I spent a few days over the last week emailing back and forth with Justin Williams of The Athletic about the upcoming UC football season. For your reading pleasure, here is our conversation, which was originally published in The Athletic.
Mo: I’ll get into position strengths and weaknesses and specifics about this year’s UC team a little later on, but before we do that, let’s look back a little bit.
A year ago, the expectations for the Bearcats were not very high. I think most fans viewed 6-6 as a best-case scenario, with hopes that 2019 would be the year to make a leap. At the same time, you were just starting on the beat forThe Athletic. Being a Cincinnati guy, this was hardly a foreign program to you, but I’m curious what you’ve since learned about the program and Luke Fickell that you maybe didn’t know going in, and what covering a camp with massive expectations hovering over the season has been like compared to what you were around 12 months ago.
Justin: You often hear about new staffs needing a couple of years and recruiting classes to really put their imprint on a program. I guess I just expected that would be the case with Fickell entering last season, especially after the team had to battle to get to 4-8 in his first year. The program had made some noise with a really strong 2018 recruiting class, but I wasn’t expecting to see much on-field impact for another year or so. Part of why last season was so impressive is because Fickell and his staff managed to spark the turnaround with a majority of inherited players and recruits. A great deal of this is a product of the “culture” Fickell instituted — and as cliché as that term has become in college football, you could sense a top-to-bottom attitude change last season. But so much of the on-field success came via those inherited players who were previously miscast or overlooked. Moving Bryan Wright to middle linebacker, Malik Clements to sniper, Tyrell Gilbert to cornerback, turning lesser-used names such as Garrett Campbell, Chris Ferguson, Josiah Deguara and Kimoni Fitz into key starters. The way Fickell and company were able to maximize the existing talent was remarkable. Even at quarterback. Desmond Ridder was a Tommy Tuberville recruit — and an unheralded one — yet Fickell, offensive coordinator Mike Denbrock and quarterbacks coach Gino Guidugli recognized what they had in the dual-threat redshirt freshman. To cast the entire roster as a bunch of misfits is a bit extreme, but Fickell deserves a ton of credit for embracing the team he had and finding a way to win.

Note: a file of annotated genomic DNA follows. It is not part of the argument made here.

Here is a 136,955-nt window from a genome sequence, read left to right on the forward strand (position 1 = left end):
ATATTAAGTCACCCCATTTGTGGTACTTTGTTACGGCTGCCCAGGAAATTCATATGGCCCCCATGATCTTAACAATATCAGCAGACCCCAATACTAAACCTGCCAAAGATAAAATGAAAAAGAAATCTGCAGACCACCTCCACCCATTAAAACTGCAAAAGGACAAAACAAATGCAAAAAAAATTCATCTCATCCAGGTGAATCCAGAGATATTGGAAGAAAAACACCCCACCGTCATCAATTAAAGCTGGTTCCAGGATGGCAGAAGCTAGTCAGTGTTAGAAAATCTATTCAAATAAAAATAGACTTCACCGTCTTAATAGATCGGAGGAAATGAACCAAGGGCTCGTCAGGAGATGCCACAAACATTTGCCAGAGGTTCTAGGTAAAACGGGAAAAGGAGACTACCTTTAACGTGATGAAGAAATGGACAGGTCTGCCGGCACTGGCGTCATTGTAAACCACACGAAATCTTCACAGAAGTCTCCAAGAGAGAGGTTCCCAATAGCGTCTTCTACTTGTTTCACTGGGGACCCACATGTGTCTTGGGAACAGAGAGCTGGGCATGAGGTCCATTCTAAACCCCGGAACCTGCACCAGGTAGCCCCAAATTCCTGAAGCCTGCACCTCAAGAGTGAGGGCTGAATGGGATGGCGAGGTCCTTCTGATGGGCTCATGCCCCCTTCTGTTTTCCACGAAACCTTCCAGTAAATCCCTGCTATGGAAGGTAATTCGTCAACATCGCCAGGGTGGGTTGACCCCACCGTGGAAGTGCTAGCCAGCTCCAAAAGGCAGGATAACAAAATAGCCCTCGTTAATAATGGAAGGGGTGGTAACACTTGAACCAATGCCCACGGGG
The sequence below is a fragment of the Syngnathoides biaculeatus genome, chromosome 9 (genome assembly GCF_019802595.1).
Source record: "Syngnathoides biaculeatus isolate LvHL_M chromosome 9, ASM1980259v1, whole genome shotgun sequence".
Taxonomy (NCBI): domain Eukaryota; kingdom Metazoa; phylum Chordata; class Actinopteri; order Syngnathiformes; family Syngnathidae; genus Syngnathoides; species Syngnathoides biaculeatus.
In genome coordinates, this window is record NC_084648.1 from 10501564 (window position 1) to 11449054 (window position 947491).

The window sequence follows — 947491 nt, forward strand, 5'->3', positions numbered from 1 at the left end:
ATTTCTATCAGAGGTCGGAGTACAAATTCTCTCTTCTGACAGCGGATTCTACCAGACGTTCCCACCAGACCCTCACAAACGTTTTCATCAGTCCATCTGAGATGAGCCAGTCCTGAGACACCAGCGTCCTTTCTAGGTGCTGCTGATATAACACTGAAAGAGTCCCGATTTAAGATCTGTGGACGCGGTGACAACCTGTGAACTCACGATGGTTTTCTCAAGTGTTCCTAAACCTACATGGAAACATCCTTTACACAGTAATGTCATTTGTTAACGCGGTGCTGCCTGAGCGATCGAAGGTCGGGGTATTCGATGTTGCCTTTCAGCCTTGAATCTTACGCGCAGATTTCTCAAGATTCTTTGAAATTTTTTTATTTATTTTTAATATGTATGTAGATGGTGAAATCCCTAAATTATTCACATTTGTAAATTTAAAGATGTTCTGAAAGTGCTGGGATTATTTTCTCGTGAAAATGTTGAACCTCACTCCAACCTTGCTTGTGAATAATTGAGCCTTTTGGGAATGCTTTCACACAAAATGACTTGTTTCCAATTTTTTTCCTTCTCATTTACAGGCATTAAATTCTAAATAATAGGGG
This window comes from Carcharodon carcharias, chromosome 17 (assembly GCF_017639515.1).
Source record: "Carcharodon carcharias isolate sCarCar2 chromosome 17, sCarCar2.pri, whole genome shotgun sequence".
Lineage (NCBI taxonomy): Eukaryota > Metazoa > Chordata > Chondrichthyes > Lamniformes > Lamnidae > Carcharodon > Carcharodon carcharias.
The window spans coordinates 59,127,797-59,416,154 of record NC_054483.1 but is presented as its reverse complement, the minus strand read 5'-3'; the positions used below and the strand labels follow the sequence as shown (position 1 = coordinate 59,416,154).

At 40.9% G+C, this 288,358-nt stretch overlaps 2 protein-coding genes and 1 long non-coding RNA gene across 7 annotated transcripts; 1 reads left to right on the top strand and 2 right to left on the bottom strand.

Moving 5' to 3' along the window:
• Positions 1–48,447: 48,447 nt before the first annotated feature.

With 11 wins comes expectations, which has been the clear theme of the offseason. That vibe was evident at Camp Higher Ground as well and started back during spring ball and summer workouts. The staff has been particularly locked in, especially the past few weeks, and the players recognize how and why things will be different this year. The target on their back is bigger, but that’s also the environment Fickell lived in at Ohio State and wants to implement at UC — it’s what they are selling to recruits, the fanbase and the current roster. There’s still some of the underdog mentality, but for the most part, the team has embraced its newfound respect and seem to understand the responsibility that comes with it.
What’s also interesting are some of the comparisons to the 2008 and 2009 teams, which have only been fueled by the Pike-to-Binns bobblehead, the 10-year anniversary and Hall of Fame induction. You can speak to this better than I can — how reminiscent does this iteration feel to that one?
To read the exchange in its entirely, go to The Athletic.
(Photo: Getty Images)